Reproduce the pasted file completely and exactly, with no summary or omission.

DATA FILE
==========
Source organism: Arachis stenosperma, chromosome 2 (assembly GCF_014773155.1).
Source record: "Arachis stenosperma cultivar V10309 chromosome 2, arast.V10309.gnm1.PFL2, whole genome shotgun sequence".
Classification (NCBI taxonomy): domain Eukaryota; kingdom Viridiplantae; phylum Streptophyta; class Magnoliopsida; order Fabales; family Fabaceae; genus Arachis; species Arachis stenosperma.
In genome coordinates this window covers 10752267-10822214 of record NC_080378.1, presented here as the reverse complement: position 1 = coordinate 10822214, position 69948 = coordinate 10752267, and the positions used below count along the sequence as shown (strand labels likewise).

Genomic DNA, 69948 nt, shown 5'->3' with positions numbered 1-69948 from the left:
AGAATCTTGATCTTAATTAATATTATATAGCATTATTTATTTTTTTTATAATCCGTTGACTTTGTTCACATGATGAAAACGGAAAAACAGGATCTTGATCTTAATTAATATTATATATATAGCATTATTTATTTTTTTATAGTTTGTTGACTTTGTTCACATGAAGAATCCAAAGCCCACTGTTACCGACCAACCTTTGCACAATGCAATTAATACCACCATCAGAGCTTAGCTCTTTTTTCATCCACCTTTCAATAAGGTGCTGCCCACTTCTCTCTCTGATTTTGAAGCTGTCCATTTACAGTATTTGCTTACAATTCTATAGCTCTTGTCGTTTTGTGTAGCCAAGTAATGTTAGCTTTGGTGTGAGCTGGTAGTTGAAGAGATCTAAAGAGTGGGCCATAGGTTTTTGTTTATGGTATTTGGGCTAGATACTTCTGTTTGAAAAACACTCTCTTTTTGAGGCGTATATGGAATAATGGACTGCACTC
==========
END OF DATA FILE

Source organism: Arachis stenosperma, chromosome 2 (assembly GCF_014773155.1).
Source record: "Arachis stenosperma cultivar V10309 chromosome 2, arast.V10309.gnm1.PFL2, whole genome shotgun sequence".
Classification (NCBI taxonomy): domain Eukaryota; kingdom Viridiplantae; phylum Streptophyta; class Magnoliopsida; order Fabales; family Fabaceae; genus Arachis; species Arachis stenosperma.
In genome coordinates this window covers 10752267-10822214 of record NC_080378.1, presented here as the reverse complement: position 1 = coordinate 10822214, position 69948 = coordinate 10752267, and the positions used below count along the sequence as shown (strand labels likewise).

Genomic DNA, 69948 nt, shown 5'->3' with positions numbered 1-69948 from the left:
AGAATCTTGATCTTAATTAATATTATATAGCATTATTTATTTTTTTTATAATCCGTTGACTTTGTTCACATGATGAAAACGGAAAAACAGGATCTTGATCTTAATTAATATTATATATATAGCATTATTTATTTTTTTATAGTTTGTTGACTTTGTTCACATGAAGAATCCAAAGCCCACTGTTACCGACCAACCTTTGCACAATGCAATTAATACCACCATCAGAGCTTAGCTCTTTTTTCATCCACCTTTCAATAAGGTGCTGCCCACTTCTCTCTCTGATTTTGAAGCTGTCCATTTACAGTATTTGCTTACAATTCTATAGCTCTTGTCGTTTTGTGTAGCCAAGTAATGTTAGCTTTGGTGTGAGCTGGTAGTTGAAGAGATCTAAAGAGTGGGCCATAGGTTTTTGTTTATGGTATTTGGGCTAGATACTTCTGTTTGAAAAACACTCTCTTTTTGAGGCGTATATGGAATAATGGACTGCACTC